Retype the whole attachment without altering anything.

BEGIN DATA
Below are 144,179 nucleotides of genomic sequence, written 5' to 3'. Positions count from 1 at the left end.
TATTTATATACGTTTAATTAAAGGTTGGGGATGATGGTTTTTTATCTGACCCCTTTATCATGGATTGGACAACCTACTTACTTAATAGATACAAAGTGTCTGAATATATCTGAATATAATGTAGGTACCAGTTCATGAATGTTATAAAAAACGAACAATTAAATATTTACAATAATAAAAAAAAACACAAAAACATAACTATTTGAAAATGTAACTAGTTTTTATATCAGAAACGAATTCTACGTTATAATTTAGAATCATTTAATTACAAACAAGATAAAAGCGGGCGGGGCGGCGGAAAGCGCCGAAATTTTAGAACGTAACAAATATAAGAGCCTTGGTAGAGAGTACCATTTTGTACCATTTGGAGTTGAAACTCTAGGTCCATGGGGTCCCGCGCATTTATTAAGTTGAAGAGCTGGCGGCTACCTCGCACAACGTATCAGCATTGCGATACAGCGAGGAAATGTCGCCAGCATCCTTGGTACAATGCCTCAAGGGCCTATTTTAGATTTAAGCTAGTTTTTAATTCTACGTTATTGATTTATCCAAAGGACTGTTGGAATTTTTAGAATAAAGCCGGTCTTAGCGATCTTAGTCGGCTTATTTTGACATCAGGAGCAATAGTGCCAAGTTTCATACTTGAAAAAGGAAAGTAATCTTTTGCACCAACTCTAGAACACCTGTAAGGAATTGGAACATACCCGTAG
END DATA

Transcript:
Below are 144,179 nucleotides of genomic sequence, written 5' to 3'. Positions count from 1 at the left end.
TATTTATATACGTTTAATTAAAGGTTGGGGATGATGGTTTTTTATCTGACCCCTTTATCATGGATTGGACAACCTACTTACTTAATAGATACAAAGTGTCTGAATATATCTGAATATAATGTAGGTACCAGTTCATGAATGTTATAAAAAACGAACAATTAAATATTTACAATAATAAAAAAAAACACAAAAACATAACTATTTGAAAATGTAACTAGTTTTTATATCAGAAACGAATTCTACGTTATAATTTAGAATCATTTAATTACAAACAAGATAAAAGCGGGCGGGGCGGCGGAAAGCGCCGAAATTTTAGAACGTAACAAATATAAGAGCCTTGGTAGAGAGTACCATTTTGTACCATTTGGAGTTGAAACTCTAGGTCCATGGGGTCCCGCGCATTTATTAAGTTGAAGAGCTGGCGGCTACCTCGCACAACGTATCAGCATTGCGATACAGCGAGGAAATGTCGCCAGCATCCTTGGTACAATGCCTCAAGGGCCTATTTTAGATTTAAGCTAGTTTTTAATTCTACGTTATTGATTTATCCAAAGGACTGTTGGAATTTTTAGAATAAAGCCGGTCTTAGCGATCTTAGTCGGCTTATTTTGACATCAGGAGCAATAGTGCCAAGTTTCATACTTGAAAAAGGAAAGTAATCTTTTGCACCAACTCTAGAACACCTGTAAGGAATTGGAACATACCCGTAG